Archaeological Survey

Plane Table Survey PhotoThe Peeblesshire Archaeological Society was founded in 1994 and from the start, its members were keen to participate in archaeological fieldwork. The Society’s first project set out to survey and record the archaeology of the Manor Valley, which lies a few kilometres south-west of Peebles. Subsequent projects included a survey of Kilrubie Farmstead, conducted as part of the Scotland’s Rural Past initiative. The Society is currently carrying out an investigation into the archaeology of Eddleston Parish.

What are we hoping to achieve? After all, the classic two volume Inventory of the Ancient Monuments of Peeblesshire, published in 1967 by the Royal Commission on the Ancient and Historical Monuments of Scotland (RCAHMS), documents the archaeology of Peeblesshire in considerable detail. However, no such account can ever be wholly definitive and areas of the landscape merit re-investigation when viewed with fresh eyes and in the light of changing approaches to archaeological field survey.

Since the Royal Commission survey, carried out in the late 1950s and early 1960s, there has been significant development in the equipment and methods available to archaeologists. Access to electronic surveying equipment and computer-based techniques greatly facilitate the recording and interpretation of archaeological features within the landscape.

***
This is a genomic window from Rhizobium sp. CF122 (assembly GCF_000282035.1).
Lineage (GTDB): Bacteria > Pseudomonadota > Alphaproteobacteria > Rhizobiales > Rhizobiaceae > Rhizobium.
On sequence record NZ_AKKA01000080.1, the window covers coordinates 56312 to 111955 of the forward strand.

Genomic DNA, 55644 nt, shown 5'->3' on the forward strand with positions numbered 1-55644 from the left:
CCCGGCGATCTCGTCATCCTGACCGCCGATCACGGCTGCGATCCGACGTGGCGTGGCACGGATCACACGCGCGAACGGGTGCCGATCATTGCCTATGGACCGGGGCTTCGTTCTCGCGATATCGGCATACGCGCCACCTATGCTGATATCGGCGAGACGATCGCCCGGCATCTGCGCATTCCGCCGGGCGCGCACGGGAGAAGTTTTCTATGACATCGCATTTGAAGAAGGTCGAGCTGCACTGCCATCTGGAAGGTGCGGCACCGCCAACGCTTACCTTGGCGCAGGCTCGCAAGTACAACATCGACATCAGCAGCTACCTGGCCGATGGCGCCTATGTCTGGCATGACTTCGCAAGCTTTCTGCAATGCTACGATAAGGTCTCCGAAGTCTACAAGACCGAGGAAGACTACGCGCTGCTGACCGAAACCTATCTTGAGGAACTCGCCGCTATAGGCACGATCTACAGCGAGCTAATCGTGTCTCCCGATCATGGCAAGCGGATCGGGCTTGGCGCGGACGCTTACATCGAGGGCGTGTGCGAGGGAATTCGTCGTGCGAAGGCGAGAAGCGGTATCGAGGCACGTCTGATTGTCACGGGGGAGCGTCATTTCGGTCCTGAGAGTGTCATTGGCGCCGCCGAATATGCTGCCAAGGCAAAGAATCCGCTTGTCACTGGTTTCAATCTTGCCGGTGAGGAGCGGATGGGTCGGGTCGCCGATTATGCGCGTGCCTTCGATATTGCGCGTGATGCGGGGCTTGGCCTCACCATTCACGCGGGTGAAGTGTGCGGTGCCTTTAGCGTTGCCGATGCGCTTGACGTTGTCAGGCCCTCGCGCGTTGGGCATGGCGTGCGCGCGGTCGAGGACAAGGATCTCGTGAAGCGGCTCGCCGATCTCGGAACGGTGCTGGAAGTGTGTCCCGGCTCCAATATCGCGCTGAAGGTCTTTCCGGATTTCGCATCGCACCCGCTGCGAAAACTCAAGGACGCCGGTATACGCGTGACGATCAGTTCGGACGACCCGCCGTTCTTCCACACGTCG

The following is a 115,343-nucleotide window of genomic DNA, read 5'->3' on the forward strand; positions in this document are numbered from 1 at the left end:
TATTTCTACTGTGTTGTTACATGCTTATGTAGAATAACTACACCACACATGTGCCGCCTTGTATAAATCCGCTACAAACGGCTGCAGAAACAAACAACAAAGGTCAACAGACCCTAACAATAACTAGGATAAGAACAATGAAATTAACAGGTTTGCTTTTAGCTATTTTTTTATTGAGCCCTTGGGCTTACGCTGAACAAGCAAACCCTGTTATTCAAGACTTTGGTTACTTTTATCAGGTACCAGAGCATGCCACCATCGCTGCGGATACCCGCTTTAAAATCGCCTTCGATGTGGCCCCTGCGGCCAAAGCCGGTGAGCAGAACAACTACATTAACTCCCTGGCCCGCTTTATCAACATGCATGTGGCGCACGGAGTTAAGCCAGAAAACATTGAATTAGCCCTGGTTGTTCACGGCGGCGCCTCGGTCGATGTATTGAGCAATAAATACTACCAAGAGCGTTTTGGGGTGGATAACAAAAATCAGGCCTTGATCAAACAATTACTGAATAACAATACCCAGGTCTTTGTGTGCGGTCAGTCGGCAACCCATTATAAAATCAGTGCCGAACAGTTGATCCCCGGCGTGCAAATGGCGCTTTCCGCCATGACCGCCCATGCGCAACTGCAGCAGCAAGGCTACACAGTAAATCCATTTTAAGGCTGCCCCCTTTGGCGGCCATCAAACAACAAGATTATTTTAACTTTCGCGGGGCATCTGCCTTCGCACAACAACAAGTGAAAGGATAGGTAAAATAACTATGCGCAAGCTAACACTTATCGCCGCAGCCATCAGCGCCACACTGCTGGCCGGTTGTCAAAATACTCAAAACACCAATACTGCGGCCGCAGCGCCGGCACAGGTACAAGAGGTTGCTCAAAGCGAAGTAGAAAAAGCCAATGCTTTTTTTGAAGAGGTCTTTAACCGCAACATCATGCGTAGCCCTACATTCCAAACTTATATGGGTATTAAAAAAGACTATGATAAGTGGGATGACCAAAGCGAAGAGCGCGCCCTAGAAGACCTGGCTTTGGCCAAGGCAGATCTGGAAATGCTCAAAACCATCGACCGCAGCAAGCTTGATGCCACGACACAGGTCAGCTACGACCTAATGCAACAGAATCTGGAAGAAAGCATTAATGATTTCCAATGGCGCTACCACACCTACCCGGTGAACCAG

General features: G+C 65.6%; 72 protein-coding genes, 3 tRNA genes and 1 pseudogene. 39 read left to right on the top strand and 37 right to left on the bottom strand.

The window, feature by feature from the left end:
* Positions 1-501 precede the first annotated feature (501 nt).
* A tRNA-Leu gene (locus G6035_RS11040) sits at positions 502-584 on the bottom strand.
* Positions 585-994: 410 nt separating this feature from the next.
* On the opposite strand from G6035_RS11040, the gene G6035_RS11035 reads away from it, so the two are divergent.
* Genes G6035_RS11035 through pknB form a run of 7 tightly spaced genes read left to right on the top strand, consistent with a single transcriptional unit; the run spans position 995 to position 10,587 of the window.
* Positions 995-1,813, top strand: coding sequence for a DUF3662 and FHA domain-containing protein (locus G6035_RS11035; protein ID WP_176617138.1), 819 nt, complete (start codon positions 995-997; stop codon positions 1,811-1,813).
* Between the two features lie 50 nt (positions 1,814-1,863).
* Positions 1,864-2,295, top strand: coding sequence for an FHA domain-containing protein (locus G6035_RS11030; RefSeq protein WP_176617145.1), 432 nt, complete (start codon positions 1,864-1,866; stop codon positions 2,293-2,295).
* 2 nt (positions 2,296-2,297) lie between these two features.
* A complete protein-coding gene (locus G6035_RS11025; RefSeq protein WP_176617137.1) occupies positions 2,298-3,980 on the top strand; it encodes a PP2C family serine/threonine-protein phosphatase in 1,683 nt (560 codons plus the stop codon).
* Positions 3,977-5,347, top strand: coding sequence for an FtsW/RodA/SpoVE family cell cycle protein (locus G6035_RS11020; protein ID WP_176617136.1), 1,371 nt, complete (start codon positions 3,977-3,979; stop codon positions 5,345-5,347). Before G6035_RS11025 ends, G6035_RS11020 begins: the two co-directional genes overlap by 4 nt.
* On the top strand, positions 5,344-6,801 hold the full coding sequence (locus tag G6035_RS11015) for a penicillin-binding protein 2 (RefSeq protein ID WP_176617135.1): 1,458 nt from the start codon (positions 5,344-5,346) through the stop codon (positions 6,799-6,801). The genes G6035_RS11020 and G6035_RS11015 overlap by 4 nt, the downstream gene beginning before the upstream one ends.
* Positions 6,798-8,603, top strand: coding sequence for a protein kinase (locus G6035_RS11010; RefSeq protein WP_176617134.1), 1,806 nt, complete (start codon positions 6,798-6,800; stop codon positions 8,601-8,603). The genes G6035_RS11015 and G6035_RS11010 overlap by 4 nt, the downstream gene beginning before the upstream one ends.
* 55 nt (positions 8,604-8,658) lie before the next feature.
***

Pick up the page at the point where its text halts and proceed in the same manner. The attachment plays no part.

Furthermore, the intellectual framework that underpins archaeological research has also evolved. In the mid 1960’s when the RCAHMS published the Peeblesshire Inventories, archaeological monuments were viewed as discrete entities in the landscape. Today, archaeologists take a wider view and sites are interpreted within the context of their broader landscape setting. They are also interested in recording how patterns of land use have changed through time.
It is for these reasons that members of the Peeblesshire Archaeological Society continue to study the archaeologically rich landscape of Peebleshire in order to better understand past settlement patterns and land use in this beautiful corner of the Scottish Borders.
If you would like to take part in archaeological landscape survey, please contact us. Full training will be given and no previous experience is necessary.

A full list of reports that relate to the Society’s survey projects can be found here.